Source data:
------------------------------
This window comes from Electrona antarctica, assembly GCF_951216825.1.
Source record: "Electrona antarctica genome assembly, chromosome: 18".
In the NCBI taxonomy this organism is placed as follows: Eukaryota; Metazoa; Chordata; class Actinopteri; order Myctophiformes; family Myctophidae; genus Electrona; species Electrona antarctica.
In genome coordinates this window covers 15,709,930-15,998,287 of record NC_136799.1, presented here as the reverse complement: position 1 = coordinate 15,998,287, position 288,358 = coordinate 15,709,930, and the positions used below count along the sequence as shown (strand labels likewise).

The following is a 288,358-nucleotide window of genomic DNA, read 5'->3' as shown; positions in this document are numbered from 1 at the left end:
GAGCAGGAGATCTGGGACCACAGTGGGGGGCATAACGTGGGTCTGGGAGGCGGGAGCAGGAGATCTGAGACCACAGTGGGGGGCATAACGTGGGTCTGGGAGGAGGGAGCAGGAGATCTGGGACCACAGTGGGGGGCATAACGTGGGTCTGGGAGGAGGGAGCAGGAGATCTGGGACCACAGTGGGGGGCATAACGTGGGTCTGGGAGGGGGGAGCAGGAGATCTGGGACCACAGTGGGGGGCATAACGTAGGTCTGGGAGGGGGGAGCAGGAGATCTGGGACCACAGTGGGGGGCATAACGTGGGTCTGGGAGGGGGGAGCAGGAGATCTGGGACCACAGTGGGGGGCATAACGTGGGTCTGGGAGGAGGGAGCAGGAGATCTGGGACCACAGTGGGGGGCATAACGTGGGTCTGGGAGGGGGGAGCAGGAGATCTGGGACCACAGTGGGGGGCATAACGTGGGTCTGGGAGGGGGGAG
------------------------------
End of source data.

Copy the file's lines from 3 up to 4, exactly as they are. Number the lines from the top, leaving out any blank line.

In the NCBI taxonomy this organism is placed as follows: Eukaryota; Metazoa; Chordata; class Actinopteri; order Myctophiformes; family Myctophidae; genus Electrona; species Electrona antarctica.
In genome coordinates this window covers 15,709,930-15,998,287 of record NC_136799.1, presented here as the reverse complement: position 1 = coordinate 15,998,287, position 288,358 = coordinate 15,709,930, and the positions used below count along the sequence as shown (strand labels likewise).